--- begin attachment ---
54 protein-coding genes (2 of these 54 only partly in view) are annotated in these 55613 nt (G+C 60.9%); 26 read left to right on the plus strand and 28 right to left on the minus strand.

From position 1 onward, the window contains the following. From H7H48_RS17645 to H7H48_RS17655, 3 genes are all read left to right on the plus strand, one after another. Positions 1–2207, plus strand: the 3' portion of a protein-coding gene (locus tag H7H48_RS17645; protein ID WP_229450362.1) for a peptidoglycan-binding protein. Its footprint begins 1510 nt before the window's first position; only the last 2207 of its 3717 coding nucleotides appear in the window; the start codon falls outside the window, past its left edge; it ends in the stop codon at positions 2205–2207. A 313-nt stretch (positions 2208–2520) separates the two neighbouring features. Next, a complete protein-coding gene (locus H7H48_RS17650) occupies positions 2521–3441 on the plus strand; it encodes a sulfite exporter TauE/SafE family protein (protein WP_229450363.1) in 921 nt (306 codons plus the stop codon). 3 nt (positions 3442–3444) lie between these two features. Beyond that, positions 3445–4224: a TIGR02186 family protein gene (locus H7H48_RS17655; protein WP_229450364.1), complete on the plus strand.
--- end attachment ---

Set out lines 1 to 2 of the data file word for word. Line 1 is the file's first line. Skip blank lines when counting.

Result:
54 protein-coding genes (2 of these 54 only partly in view) are annotated in these 55613 nt (G+C 60.9%); 26 read left to right on the plus strand and 28 right to left on the minus strand.

From position 1 onward, the window contains the following. From H7H48_RS17645 to H7H48_RS17655, 3 genes are all read left to right on the plus strand, one after another. Positions 1–2207, plus strand: the 3' portion of a protein-coding gene (locus tag H7H48_RS17645; protein ID WP_229450362.1) for a peptidoglycan-binding protein. Its footprint begins 1510 nt before the window's first position; only the last 2207 of its 3717 coding nucleotides appear in the window; the start codon falls outside the window, past its left edge; it ends in the stop codon at positions 2205–2207. A 313-nt stretch (positions 2208–2520) separates the two neighbouring features. Next, a complete protein-coding gene (locus H7H48_RS17650) occupies positions 2521–3441 on the plus strand; it encodes a sulfite exporter TauE/SafE family protein (protein WP_229450363.1) in 921 nt (306 codons plus the stop codon). 3 nt (positions 3442–3444) lie between these two features. Beyond that, positions 3445–4224: a TIGR02186 family protein gene (locus H7H48_RS17655; protein WP_229450364.1), complete on the plus strand.